I very much like what the author is proposing. I've decided to follow a similar approach - I bought some TBF this morning and will add to my position every 8 weeks or so.
    Sep 11 05:26 PM | Likes Like |Link to Comment
  • Buyer Beware: Image Sensing Systems Has Nothing To Do With Body-Worn Cameras [View article]
    "Shorting a stock before issuing a hit piece is called market manipulation."

    Is it any different than Mike Arnold buying ISNS shares before issuing his articles on the company? Absolutely no difference at all. The author believed the shares were overvalued. The author did his research. The author spoke with the company. The author disclosed his position at the very beginning and then justified his thesis. There is no difference whatsoever compared to what Mike did, other than Mike presented the case where he believed shares were undervalued at $4 and $2, and GeoTeam believed they were overvalued at $9. You have a problem with that? Or just upset that you bought the shares having no knowledge of the company or concept of any valuation and lost money as a result?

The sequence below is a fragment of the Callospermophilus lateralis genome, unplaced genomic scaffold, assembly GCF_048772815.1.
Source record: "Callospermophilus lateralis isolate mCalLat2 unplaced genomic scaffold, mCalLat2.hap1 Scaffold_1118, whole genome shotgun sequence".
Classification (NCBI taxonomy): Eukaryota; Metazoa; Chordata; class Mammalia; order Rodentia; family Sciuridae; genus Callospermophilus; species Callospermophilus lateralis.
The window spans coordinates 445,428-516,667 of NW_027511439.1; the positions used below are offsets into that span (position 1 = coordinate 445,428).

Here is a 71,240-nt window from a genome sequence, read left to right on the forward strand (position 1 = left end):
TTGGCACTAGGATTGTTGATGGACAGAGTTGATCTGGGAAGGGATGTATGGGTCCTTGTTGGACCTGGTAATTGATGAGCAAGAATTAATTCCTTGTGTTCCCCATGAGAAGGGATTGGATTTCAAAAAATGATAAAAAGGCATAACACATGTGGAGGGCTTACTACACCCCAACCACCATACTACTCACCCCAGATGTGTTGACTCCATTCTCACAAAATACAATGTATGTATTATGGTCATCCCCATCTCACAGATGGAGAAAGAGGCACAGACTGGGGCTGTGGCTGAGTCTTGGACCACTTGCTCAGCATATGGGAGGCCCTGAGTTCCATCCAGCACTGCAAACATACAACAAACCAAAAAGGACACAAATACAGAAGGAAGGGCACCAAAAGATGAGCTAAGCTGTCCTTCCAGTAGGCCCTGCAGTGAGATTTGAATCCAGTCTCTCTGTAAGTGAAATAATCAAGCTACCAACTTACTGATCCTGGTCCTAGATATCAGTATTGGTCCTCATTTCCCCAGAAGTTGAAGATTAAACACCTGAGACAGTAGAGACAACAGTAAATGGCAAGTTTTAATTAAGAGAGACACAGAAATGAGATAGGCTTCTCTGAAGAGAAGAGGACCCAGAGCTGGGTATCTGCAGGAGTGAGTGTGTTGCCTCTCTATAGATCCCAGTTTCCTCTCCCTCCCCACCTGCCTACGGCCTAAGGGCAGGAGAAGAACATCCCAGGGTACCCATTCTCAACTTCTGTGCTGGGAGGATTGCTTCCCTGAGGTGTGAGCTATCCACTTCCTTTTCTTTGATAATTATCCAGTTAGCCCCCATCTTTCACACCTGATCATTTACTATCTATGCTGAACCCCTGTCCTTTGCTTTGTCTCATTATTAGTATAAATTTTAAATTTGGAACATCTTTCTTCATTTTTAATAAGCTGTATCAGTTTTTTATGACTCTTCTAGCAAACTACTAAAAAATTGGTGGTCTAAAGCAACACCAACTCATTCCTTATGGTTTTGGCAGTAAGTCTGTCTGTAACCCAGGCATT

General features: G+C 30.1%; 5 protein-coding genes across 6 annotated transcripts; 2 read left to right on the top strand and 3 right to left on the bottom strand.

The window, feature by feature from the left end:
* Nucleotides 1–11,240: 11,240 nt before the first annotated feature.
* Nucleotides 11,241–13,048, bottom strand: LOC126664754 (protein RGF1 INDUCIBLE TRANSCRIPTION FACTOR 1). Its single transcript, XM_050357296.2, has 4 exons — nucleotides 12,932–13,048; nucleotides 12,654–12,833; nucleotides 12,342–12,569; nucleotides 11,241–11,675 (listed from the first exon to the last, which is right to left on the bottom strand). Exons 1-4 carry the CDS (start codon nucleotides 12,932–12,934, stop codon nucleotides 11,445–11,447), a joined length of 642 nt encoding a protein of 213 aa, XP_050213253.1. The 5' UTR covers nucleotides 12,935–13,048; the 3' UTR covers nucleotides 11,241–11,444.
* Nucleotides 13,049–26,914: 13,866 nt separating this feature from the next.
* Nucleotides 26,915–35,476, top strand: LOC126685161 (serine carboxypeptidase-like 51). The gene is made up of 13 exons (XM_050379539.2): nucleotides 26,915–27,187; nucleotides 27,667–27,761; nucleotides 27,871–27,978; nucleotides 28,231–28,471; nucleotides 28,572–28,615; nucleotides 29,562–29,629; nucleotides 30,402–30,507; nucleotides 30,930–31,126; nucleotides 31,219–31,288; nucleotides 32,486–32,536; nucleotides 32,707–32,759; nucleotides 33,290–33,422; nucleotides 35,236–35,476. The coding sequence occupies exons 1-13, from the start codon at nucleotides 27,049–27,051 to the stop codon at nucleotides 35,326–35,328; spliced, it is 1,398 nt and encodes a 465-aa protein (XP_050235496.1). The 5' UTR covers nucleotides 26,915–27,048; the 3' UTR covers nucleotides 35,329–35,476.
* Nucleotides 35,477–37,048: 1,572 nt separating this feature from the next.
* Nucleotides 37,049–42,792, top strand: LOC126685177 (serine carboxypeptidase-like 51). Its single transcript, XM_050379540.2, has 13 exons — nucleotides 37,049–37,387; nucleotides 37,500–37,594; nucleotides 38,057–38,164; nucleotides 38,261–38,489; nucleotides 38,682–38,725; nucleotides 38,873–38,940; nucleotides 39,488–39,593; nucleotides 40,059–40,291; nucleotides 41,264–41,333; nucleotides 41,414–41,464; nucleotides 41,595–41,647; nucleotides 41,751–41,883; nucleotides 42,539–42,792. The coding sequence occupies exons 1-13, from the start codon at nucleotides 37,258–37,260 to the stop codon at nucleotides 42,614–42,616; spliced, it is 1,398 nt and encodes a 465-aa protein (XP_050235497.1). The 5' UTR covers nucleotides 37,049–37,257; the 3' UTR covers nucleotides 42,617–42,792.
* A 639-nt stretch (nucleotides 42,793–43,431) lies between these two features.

What short and distort? The company doesn't do body cameras - that's a fact. The shares were bid up specifically because of an incorrect argument that they did. You think shares were bid up triple and four times the price a few days earlier for some other reason? If so, please enlighten me.
    Sep 11 06:41 AM | 1 Like Like |Link to Comment
  • Buyer Beware: Image Sensing Systems Has Nothing To Do With Body-Worn Cameras [View article]